Coleman donor tried to funnel him $100,000, according to sworn deposition
The lawsuit filed last year accusing Norm Coleman's buddy of trying to funnel cash to the then-senator has surfaced once again, this time with more evidence to back up the allegations, says the Star Tribune.
Nasser Kazeminy, a close friend of Coleman, was accused of sending $75,000 through the workplace of Coleman's wife to get back to the family because he didn't think senators made enough money.
B.J. Thomas, the former chief financial officer of Deep Marine Technology, confirmed these allegations in a deposition last week. Kazeminy controls Deep Marine Technology in Texas.
Just weeks before the November election, the two lawsuits were filed. Kazeminy denied the allegations and Coleman's lawyers tried to claim the lawsuits were a dirty political trick by Al Franken's team.
More from the Strib:
Thomas' deposition, taken under oath on March 19 and obtained by the Star Tribune, is the first corroboration from an official at Deep Marine of allegations made by company founder Paul McKim in a lawsuit filed last year against the company.In the deposition transcript, Thomas was asked, "In that conversation that you had with Mr. Kazeminy, did he tell you, quote, United States senators don't make shit, close quote? Or words to that effect?" He replied: "Yes, sir.''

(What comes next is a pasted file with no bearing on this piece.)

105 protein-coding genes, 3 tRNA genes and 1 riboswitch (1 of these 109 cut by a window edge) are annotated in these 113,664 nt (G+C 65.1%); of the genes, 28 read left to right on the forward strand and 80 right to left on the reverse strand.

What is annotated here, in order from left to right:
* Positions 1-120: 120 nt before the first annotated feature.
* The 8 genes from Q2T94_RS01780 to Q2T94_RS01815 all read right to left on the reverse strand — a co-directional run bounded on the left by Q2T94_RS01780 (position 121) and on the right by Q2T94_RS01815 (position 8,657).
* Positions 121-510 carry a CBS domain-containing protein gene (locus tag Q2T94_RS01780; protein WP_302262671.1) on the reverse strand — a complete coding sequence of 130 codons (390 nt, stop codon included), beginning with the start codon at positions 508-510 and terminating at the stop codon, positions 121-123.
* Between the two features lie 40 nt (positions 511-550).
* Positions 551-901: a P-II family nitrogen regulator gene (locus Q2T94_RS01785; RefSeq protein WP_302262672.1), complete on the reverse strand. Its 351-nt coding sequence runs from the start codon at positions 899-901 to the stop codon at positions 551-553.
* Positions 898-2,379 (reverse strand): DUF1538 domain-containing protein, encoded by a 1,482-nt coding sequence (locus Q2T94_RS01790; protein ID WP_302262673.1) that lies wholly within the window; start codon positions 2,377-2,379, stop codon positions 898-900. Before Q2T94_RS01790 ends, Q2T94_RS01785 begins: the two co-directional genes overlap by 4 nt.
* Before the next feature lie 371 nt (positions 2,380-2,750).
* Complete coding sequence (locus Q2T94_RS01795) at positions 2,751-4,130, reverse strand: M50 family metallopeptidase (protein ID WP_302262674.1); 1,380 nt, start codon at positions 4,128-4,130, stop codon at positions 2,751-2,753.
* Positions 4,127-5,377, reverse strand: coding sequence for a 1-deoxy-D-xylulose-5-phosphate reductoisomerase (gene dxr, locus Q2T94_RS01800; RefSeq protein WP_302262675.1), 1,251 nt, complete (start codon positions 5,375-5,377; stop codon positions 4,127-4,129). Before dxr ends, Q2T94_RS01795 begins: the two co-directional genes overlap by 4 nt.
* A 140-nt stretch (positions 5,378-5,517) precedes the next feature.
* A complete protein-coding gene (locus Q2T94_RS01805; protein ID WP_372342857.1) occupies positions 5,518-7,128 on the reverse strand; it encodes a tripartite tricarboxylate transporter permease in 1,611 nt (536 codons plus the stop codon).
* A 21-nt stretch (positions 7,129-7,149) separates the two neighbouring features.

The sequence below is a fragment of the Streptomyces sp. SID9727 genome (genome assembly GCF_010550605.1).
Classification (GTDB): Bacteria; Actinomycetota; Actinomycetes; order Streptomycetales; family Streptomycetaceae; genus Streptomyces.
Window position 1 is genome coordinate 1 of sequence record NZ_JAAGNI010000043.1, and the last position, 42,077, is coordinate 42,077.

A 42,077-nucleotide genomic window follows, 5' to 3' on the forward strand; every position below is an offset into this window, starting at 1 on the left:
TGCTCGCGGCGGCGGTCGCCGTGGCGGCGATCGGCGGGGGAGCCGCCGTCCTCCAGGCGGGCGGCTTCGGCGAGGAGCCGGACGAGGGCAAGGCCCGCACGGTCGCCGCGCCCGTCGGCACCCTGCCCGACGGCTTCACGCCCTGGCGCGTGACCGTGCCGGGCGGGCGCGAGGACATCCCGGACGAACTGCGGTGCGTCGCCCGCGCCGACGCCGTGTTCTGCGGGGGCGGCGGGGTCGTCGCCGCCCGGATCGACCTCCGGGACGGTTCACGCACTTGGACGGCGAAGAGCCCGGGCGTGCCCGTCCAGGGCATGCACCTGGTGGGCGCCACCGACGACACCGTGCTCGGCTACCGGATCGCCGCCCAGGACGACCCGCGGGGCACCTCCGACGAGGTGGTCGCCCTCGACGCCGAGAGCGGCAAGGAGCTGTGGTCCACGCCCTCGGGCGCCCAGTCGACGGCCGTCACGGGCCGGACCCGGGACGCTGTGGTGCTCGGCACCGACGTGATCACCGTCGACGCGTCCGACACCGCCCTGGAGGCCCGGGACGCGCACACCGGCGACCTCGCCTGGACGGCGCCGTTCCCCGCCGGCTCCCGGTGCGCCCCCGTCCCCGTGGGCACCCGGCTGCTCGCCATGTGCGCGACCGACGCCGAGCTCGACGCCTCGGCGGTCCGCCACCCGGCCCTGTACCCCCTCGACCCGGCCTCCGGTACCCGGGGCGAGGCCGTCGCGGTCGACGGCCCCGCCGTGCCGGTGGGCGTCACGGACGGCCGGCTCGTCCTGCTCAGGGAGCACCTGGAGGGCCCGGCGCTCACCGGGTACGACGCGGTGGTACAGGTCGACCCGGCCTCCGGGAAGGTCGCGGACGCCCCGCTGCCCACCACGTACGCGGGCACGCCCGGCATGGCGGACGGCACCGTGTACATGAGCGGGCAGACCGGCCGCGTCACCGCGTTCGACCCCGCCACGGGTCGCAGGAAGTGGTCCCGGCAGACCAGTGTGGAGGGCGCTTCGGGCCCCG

Thomas gave his deposition last week to attorneys assigned by Deep Marine to investigate McKim's allegations. K.B. Battaglini, an attorney in charge of Deep Marine's private investigation, said he would submit a final report to the company in about a month.
Doug Kelley, Norm Coleman's attorney, said Wednesday that no matter how much money Deep Marine paid to Hays, "I can assure you that not a penny found its way to Laurie Coleman or Senator Norm Coleman. Period. End of story.''
Thomas is a former conservative radio talk show host and a certified public accountant.
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